Upload Kratylos Data

You are not logged in. Please login before submitting your data.
Kratylos stores your data files and also derives new files in its own representation. It also stores your media files. However, you should keep a copy of all your data and media files, because we can't guarantee that the copy on Kratylos will survive failures.
or drop files here
Upload your Kratylos data here. Your uploaded file can be any of the following, or it can be a zip or tar/gzip or tar/bzip file containing one or more of the following.
  • Fieldworks Explorer dictionaries (in DICT or LIFT formats) (XML).
  • Fieldworks Explorer TEXT files (XML).
  • Praat TextGrid files (XML).
  • ELAN annotation format (EAF XML)
  • TLex dictionary format (XML)
  • Toolbox files (not implemented yet)
  • Media files, either audio or video, in any recognizable format. You might add these files later after uploading and viewing the rest of the data. Name the media file (not including the extension, such as .MP3 or .WAV) according to these rules:
    • Fieldworks Explorer TEXT: Title-Segnum
    • Fieldworks Explorer LIFT: As specified in the pronunciation media tag (omitting pathname)
    • Praat TextGrid: same name as the TextGrid XML file, up to the first dot, if any (omitting pathname)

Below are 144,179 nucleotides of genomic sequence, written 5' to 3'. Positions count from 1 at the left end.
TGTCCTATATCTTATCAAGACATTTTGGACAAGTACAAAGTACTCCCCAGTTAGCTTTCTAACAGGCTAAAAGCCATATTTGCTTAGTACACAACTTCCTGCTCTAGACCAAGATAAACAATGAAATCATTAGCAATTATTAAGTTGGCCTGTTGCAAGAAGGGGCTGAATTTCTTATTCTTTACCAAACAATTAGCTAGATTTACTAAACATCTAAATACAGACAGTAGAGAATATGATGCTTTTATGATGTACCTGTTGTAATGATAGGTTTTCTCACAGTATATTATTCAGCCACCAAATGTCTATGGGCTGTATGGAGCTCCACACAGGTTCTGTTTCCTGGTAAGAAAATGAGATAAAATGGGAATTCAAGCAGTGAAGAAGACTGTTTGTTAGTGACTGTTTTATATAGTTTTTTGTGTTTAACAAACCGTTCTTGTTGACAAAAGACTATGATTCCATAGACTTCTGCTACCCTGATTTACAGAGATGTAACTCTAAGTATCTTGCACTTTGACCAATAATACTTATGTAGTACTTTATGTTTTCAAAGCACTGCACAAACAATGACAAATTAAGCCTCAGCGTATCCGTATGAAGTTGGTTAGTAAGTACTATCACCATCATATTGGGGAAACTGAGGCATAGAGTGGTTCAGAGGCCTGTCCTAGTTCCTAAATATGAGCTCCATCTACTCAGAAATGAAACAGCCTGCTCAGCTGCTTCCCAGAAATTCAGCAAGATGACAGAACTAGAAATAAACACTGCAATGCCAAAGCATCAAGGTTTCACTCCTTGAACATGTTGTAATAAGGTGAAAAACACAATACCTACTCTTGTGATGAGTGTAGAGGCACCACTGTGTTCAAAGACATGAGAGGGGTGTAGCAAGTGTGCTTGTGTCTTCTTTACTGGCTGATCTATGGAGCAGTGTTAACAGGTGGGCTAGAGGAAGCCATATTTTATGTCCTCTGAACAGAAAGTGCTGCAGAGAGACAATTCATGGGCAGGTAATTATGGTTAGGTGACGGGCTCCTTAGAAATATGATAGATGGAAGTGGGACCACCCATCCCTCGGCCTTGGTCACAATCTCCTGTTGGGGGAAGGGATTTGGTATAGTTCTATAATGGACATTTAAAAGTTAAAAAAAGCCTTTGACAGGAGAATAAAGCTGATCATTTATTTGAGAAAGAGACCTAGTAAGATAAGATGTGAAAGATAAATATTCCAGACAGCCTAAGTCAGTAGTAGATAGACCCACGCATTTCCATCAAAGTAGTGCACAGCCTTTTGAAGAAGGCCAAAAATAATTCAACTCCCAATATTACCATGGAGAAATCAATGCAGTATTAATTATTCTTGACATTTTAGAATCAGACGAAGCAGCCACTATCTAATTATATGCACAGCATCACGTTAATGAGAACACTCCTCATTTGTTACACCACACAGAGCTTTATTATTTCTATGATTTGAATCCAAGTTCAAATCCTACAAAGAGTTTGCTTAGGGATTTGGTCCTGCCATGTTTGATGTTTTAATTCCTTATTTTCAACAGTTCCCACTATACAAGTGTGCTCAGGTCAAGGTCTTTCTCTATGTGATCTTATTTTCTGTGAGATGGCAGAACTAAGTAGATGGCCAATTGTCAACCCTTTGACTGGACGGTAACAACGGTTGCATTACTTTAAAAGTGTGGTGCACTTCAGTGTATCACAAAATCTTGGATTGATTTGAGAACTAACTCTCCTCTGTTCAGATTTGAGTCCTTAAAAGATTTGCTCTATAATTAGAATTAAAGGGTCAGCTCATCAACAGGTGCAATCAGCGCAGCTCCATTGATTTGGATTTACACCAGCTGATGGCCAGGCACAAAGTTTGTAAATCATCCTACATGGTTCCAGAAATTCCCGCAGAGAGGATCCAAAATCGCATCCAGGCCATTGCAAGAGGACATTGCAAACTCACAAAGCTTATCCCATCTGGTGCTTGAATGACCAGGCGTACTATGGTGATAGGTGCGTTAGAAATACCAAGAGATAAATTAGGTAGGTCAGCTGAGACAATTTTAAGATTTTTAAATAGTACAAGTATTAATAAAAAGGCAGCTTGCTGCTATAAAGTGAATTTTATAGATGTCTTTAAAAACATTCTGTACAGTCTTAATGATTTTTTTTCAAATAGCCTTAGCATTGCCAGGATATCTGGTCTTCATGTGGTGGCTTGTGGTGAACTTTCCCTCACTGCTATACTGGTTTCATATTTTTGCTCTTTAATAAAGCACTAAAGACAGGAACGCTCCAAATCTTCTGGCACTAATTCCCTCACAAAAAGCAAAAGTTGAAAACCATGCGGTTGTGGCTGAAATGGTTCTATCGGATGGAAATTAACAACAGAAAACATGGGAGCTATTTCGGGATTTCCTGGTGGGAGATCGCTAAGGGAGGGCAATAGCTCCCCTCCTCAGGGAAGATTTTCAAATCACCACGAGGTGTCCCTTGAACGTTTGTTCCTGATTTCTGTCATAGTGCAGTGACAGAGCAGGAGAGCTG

• EAF: As specified in the EAF XML file (omitting pathname)
If upload fails when you upload a single file, try putting the file in a zip, tar/gzip, or tar/bzip package instead.
Use lower case, single word
Optional, but recommended feature lets multiple researchers store independent sets of files for the same language.
Who you are. You can overwrite your own data, but not someone else's.

Whether you wish the general public to be able to view your data.
Where the data come from. The provenance is associated with the project, that is, the language-collection pair. This information is presented as part of every query result. You should include a stable URL to your original data if possible.
If you use this tool, please acknowledge its creators: Raphael Finkel at the University of Kentucky and Daniel Kaufman at the Endangered Language Alliance. This work is partially sponsored by the National Science Foundation.